Betting on Hyliion Is About the Science of Green Transportation

Over the years, both public and investor sentiment has gradually accepted that electric vehicles (EVs) — or vehicles that utilize electric platforms, like hybrids — are the future. With their strong performance and zero emissions, they represent the next generation of transportation. But that’s no longer the debate. Where people really duke it out is in specific providers. Not surprisingly, Hyliion (NYSE:HYLN) has encountered friction, leading to volatility for HYLN stock.

An image showing natural gas storage containers.
Source: Muratart/

Of course, one of the biggest question marks against the company is its claims of enhanced fuel efficiency. According to Bonitas Research, those claims are grossly exaggerated — they cite an expert source that says achieving 30% in fuel efficiency with its natural gas and electric hybrid platform defies the laws of physics.

Given this and other evidence, HYLN stock finds itself trading in the teens. And even that may be questionable based on the red ink printed on the final Monday of 2020. Still, if you’re interested in speculating on a potentially quiet winner in the broader alternative vehicle space, you shouldn’t completely ignore Hyliion’s offering.

HYLN Stock and the Limitations of Electric Transportation

Aside from the bearish accusations, there’s another knock against HYLN stock that’s more fundamental. With the dramatic rise of battery electric vehicles, the appetite for hybrid systems deteriorated. Naturally, investors want one or the other. And in some ways, going hybrid seems like a copout considering available EV technologies.

But while consumer-level EVs achieved remarkable gains, the large-scale transportation industry is a different animal. Primarily, current lithium-ion batteries are not flexible nor robust enough to accommodate the variable needs of semi-trailer trucks. The best example of this? The depth of discharge (DoD) issue.

According to Energy Sage, DoD “indicates the percentage of the battery that has been discharged relative to the overall capacity of the battery.” Energy Sage continues:

“The more frequently a battery is charged and discharged, the shorter its lifespan will be. It’s generally not recommend to discharge a battery entirely, as that dramatically shortens the useful life of the battery. Many battery manufacturers specify a maximum recommended DoD for optimal performance of the battery.

“For example, if the manufacturer of a 10 kWh battery recommends a maximum DoD of 80 percent, you shouldn’t use more than 8 kWh from the battery without recharging.”

Put another way, going beyond DoD parameters can greatly impact an EV’s battery lifespan. In fact, notes that just a 10% change can dramatically affect lifetime usability. Under average consumer-level conditions, DoD isn’t that big of a consideration. But when you’re talking about transportation, that minutia can add up.

Tied to the Most Relevant Solution

Of course, the reason for bringing up DoD constraints is that at some point, electric trucks must stop at a charging station for a “refuel.” And if it already takes several minutes for passenger EVs to charge up, that process will be especially burdensome for large, battery-powered semis.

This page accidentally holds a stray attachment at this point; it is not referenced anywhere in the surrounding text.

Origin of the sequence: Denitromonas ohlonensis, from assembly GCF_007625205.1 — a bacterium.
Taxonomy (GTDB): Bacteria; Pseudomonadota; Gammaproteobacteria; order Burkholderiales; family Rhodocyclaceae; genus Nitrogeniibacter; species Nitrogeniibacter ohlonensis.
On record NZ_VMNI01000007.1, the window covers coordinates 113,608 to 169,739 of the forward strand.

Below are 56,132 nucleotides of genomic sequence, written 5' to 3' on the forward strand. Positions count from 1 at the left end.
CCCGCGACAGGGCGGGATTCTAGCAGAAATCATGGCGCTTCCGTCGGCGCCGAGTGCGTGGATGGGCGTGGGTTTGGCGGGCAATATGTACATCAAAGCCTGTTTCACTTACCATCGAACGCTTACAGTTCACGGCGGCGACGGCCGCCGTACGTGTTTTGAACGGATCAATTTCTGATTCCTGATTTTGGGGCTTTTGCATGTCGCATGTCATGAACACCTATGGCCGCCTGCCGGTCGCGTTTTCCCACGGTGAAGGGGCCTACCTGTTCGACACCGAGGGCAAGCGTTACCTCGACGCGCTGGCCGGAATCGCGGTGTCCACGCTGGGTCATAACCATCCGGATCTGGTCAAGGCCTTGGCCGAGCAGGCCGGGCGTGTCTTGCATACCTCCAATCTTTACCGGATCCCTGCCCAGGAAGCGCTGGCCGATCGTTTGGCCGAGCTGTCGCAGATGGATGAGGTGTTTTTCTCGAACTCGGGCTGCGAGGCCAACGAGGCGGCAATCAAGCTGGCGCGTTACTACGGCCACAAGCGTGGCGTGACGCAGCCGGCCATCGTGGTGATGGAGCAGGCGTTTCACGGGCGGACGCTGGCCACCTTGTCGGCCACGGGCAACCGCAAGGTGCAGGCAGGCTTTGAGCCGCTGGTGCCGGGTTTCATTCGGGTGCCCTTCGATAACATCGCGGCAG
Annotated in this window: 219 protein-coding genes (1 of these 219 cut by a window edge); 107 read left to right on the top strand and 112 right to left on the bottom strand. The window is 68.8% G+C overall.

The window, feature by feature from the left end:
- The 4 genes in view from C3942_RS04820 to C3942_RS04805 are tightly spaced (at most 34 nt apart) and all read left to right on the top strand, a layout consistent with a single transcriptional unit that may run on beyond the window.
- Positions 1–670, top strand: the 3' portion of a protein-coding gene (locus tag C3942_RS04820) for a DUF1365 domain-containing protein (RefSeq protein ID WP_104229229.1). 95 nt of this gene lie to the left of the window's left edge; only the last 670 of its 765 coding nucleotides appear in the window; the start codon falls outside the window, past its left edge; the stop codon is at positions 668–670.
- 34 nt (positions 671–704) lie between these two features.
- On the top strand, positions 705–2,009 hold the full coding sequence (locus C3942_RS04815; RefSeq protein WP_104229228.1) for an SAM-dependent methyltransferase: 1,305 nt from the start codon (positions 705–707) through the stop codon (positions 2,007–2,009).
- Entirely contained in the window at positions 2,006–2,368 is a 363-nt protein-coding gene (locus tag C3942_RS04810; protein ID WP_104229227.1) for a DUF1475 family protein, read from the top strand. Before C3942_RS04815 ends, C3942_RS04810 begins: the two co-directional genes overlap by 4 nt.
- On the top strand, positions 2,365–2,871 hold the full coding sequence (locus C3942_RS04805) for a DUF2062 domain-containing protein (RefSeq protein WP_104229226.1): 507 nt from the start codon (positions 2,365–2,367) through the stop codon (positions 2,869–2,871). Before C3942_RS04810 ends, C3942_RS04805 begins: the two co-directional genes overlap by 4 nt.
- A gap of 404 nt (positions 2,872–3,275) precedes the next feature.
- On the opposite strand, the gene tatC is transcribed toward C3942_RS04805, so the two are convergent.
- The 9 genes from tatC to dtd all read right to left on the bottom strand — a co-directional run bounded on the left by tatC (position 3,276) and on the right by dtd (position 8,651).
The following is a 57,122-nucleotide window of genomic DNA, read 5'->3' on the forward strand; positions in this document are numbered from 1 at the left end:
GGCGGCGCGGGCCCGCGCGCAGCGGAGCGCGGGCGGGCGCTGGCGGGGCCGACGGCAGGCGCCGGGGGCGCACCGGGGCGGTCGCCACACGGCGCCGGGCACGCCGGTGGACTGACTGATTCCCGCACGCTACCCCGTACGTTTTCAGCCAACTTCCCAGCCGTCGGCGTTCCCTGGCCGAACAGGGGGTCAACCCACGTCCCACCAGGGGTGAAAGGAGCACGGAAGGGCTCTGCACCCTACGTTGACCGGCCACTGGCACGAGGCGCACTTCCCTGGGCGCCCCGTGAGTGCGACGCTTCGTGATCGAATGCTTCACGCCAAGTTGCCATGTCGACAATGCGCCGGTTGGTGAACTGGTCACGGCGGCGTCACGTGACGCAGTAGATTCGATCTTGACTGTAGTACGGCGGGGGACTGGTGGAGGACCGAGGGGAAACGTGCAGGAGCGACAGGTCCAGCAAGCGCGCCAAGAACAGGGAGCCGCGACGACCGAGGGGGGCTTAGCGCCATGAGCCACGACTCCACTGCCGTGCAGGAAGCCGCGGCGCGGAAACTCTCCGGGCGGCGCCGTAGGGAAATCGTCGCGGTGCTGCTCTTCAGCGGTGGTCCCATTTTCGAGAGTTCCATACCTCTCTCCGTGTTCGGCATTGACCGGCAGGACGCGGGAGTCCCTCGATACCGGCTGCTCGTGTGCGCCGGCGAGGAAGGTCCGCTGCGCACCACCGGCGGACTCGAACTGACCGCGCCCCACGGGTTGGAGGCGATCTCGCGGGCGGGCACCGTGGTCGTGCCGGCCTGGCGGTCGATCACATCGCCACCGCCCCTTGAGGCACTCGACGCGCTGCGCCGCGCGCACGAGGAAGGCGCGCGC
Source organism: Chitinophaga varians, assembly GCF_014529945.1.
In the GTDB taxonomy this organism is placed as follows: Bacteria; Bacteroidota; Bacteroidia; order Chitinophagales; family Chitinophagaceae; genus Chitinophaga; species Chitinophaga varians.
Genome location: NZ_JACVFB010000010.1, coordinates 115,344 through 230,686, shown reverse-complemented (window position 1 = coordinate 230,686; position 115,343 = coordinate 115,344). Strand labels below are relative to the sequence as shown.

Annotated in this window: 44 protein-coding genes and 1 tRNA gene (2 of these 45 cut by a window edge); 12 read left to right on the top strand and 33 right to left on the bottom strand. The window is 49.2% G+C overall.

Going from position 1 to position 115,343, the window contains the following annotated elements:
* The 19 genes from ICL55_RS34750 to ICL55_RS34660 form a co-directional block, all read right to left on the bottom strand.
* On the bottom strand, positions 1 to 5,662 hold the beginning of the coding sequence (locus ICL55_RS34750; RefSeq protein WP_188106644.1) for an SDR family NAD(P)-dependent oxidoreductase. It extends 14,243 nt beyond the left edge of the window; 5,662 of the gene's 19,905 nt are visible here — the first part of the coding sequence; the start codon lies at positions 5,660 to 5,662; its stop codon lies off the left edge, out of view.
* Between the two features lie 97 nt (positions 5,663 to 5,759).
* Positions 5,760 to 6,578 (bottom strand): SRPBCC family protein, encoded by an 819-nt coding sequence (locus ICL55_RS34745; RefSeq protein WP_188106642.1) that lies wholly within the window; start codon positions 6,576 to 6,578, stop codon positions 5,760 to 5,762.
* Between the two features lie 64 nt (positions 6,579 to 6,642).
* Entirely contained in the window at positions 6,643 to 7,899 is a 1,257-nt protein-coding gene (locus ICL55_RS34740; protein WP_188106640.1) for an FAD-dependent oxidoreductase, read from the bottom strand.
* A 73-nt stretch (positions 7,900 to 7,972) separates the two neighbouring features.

Eventually, batteries will improve and EV semis will become economically feasible. But that could be many years away. So for now, the best solution we have is to combine the best of combustion technologies with that of EVs. This is the underappreciated bullish narrative of HYLN stock.

Essentially, Hyliion solutions — whether you’re talking about its modular hybrid system that attaches to compressed natural gas (CNG) trucks or its standalone Hypertruck ERX — convert energy from a generator to an all-electric drivetrain. In this way, the company enables fleet operators to leverage the high-energy density of fossil fuels and combine them with the advantages of EVs, such as regenerative braking and enhanced performance.

The end result is a transportation platform that has the range and quick refueling rate of traditional semis with the superior emissions profile and energy efficiencies of EVs.

Working with What We Have

Again, hybrid systems aren’t exactly aligned with current popular sentiment due to the rapidly advancing technologies in the EV space. Certainly, ever-declining battery costs will make electric trucks more feasible. However, there are other concerns to take into context.

Perhaps the biggest is the infrastructure overhaul. According to research published by, while a full-electric trucking industry won’t dramatically increase overall net consumption of electricity, fleets of electric trucks will have a “large impact on local grids near charging stations.” Depending on the location, certain areas may not have the capacity necessary to accommodate that.

However, the nation’s CNG infrastructure is much more developed. Furthermore, it’s feasible right now for hybrid trucks to utilize it.

Admittedly, HYLN stock isn’t for everyone. But with how much shares have fallen, this is a solid bet for your speculation-earmarked portfolio.

On the date of publication, neither Matt McCall nor the InvestorPlace Research Staff member primarily responsible for this article held (either directly or indirectly) any positions in the securities mentioned in this article.

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